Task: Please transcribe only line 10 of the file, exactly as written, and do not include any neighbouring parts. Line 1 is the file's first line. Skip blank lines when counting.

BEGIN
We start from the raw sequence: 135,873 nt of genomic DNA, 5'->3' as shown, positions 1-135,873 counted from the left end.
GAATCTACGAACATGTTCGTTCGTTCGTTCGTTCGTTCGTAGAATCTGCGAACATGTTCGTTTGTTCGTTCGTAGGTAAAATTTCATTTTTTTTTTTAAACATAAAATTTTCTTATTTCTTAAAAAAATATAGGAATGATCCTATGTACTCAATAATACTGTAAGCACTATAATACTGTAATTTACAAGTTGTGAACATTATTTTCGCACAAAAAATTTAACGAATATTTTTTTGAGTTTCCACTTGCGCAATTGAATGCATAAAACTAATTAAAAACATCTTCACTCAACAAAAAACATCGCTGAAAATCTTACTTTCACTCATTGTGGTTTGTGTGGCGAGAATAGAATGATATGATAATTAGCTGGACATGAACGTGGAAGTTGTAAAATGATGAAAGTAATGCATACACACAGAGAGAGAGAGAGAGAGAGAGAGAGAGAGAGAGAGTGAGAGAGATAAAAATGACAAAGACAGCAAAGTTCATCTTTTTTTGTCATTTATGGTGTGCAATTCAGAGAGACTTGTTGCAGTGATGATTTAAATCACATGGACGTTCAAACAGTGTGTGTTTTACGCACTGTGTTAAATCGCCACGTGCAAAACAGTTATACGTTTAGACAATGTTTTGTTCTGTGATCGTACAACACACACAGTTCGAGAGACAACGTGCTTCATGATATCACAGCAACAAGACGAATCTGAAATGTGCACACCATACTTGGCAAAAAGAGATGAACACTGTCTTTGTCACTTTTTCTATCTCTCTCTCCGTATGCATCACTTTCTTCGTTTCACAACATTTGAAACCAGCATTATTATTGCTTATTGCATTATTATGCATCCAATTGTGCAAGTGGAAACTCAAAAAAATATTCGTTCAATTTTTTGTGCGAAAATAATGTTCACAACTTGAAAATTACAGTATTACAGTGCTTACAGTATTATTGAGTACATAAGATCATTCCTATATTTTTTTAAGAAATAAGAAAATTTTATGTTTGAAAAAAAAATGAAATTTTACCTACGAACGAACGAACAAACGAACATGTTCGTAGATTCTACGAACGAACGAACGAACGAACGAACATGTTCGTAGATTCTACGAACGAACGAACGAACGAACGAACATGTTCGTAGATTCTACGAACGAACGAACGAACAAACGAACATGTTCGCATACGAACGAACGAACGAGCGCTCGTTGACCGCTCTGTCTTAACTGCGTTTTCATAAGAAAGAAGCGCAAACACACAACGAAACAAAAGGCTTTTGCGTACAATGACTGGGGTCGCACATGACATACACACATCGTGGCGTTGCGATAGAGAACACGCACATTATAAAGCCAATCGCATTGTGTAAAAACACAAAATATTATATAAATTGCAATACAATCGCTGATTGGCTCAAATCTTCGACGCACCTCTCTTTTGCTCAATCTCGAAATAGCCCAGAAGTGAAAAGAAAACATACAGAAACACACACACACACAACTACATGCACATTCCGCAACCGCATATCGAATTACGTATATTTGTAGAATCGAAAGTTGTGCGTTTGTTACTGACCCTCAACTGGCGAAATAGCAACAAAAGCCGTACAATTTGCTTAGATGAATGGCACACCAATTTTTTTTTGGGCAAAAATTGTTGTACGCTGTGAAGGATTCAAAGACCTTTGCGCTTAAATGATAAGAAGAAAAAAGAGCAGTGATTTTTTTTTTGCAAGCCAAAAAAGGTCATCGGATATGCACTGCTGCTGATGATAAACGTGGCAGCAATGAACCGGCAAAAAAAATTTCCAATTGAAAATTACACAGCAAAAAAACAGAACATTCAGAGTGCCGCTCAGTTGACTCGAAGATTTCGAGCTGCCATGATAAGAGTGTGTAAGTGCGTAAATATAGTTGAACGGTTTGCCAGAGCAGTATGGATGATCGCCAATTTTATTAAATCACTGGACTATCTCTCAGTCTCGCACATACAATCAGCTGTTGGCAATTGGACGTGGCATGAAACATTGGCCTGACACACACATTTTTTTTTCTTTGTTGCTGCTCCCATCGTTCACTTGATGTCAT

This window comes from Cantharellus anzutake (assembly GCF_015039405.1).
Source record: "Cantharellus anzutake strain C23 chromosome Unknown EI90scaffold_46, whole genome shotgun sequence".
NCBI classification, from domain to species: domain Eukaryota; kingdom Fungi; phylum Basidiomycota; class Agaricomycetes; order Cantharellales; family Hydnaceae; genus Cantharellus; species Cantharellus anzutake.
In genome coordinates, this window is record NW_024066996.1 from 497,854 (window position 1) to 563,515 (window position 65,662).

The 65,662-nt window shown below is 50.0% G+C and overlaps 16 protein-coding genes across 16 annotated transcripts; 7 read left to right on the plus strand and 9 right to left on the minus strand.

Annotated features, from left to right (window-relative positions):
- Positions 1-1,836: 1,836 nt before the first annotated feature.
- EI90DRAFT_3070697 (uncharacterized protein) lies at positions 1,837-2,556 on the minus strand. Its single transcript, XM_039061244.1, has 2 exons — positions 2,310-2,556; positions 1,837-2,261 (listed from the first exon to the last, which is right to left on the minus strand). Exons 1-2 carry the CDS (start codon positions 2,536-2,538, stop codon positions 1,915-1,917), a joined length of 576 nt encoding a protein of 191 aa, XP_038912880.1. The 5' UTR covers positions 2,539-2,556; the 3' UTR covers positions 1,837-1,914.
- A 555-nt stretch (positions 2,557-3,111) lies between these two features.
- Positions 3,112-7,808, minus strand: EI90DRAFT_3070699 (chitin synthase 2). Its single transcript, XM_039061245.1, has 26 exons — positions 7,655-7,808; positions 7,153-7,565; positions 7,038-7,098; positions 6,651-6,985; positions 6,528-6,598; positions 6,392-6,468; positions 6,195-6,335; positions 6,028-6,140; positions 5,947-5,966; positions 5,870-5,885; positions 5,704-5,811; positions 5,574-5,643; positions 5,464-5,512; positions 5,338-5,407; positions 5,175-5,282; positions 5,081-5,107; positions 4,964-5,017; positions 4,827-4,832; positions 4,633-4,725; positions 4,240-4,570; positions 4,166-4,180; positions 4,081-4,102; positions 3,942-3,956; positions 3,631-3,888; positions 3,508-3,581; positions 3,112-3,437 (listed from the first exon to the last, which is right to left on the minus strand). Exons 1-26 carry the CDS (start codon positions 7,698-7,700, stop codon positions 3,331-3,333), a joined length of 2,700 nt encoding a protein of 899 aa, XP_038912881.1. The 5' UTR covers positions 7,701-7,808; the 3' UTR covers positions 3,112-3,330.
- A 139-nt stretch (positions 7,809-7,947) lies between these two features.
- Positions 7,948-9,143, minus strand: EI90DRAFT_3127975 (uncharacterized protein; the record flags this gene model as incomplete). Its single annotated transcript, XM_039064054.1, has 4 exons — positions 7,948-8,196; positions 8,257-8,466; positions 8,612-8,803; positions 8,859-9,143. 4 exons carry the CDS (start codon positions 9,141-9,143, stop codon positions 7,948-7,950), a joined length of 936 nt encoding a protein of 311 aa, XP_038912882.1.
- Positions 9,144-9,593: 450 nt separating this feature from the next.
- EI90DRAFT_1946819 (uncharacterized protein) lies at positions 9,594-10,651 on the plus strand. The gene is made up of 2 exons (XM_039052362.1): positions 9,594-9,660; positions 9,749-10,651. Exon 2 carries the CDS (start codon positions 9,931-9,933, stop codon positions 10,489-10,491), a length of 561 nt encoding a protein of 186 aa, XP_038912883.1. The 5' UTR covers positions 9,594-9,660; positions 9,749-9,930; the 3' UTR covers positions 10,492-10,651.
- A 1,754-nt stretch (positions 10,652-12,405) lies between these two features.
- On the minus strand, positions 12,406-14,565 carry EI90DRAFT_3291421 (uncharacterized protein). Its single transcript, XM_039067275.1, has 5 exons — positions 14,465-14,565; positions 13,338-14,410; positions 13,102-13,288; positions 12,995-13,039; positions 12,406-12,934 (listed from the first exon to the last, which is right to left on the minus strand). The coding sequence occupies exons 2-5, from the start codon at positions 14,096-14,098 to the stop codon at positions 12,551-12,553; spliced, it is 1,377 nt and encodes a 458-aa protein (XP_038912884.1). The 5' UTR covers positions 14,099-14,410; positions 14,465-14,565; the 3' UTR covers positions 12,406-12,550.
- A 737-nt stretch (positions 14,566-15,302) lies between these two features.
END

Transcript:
- EI90DRAFT_3070697 (uncharacterized protein) lies at positions 1,837-2,556 on the minus strand. Its single transcript, XM_039061244.1, has 2 exons — positions 2,310-2,556; positions 1,837-2,261 (listed from the first exon to the last, which is right to left on the minus strand). Exons 1-2 carry the CDS (start codon positions 2,536-2,538, stop codon positions 1,915-1,917), a joined length of 576 nt encoding a protein of 191 aa, XP_038912880.1. The 5' UTR covers positions 2,539-2,556; the 3' UTR covers positions 1,837-1,914.